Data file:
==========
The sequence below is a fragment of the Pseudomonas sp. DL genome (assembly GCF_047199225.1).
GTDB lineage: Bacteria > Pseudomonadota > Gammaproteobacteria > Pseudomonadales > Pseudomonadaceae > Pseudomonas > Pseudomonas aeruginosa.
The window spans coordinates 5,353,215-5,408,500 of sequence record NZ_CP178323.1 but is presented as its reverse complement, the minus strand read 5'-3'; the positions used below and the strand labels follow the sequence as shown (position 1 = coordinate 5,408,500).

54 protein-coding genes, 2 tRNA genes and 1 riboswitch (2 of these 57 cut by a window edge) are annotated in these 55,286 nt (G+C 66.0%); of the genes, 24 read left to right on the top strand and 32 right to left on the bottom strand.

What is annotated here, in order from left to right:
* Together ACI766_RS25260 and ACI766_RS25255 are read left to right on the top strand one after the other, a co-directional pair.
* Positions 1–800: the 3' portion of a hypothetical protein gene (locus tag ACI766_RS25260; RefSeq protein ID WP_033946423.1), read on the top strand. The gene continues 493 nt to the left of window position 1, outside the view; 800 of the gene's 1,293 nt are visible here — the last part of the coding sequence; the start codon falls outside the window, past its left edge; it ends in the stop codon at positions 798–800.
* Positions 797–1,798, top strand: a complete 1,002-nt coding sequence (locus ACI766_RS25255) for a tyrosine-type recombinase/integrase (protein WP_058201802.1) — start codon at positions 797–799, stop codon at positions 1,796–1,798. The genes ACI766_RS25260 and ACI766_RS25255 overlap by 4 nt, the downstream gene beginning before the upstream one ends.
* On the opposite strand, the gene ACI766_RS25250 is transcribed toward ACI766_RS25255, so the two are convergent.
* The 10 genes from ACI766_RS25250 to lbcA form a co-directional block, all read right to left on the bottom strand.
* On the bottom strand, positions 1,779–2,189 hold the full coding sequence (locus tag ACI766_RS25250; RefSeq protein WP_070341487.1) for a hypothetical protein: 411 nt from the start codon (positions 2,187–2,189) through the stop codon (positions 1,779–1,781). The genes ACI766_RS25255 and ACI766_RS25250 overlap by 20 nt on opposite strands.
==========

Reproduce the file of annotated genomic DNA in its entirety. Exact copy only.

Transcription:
The sequence below is a fragment of the Pseudomonas sp. DL genome (assembly GCF_047199225.1).
GTDB lineage: Bacteria > Pseudomonadota > Gammaproteobacteria > Pseudomonadales > Pseudomonadaceae > Pseudomonas > Pseudomonas aeruginosa.
The window spans coordinates 5,353,215-5,408,500 of sequence record NZ_CP178323.1 but is presented as its reverse complement, the minus strand read 5'-3'; the positions used below and the strand labels follow the sequence as shown (position 1 = coordinate 5,408,500).

54 protein-coding genes, 2 tRNA genes and 1 riboswitch (2 of these 57 cut by a window edge) are annotated in these 55,286 nt (G+C 66.0%); of the genes, 24 read left to right on the top strand and 32 right to left on the bottom strand.

What is annotated here, in order from left to right:
* Together ACI766_RS25260 and ACI766_RS25255 are read left to right on the top strand one after the other, a co-directional pair.
* Positions 1–800: the 3' portion of a hypothetical protein gene (locus tag ACI766_RS25260; RefSeq protein ID WP_033946423.1), read on the top strand. The gene continues 493 nt to the left of window position 1, outside the view; 800 of the gene's 1,293 nt are visible here — the last part of the coding sequence; the start codon falls outside the window, past its left edge; it ends in the stop codon at positions 798–800.
* Positions 797–1,798, top strand: a complete 1,002-nt coding sequence (locus ACI766_RS25255) for a tyrosine-type recombinase/integrase (protein WP_058201802.1) — start codon at positions 797–799, stop codon at positions 1,796–1,798. The genes ACI766_RS25260 and ACI766_RS25255 overlap by 4 nt, the downstream gene beginning before the upstream one ends.
* On the opposite strand, the gene ACI766_RS25250 is transcribed toward ACI766_RS25255, so the two are convergent.
* The 10 genes from ACI766_RS25250 to lbcA form a co-directional block, all read right to left on the bottom strand.
* On the bottom strand, positions 1,779–2,189 hold the full coding sequence (locus tag ACI766_RS25250; RefSeq protein WP_070341487.1) for a hypothetical protein: 411 nt from the start codon (positions 2,187–2,189) through the stop codon (positions 1,779–1,781). The genes ACI766_RS25255 and ACI766_RS25250 overlap by 20 nt on opposite strands.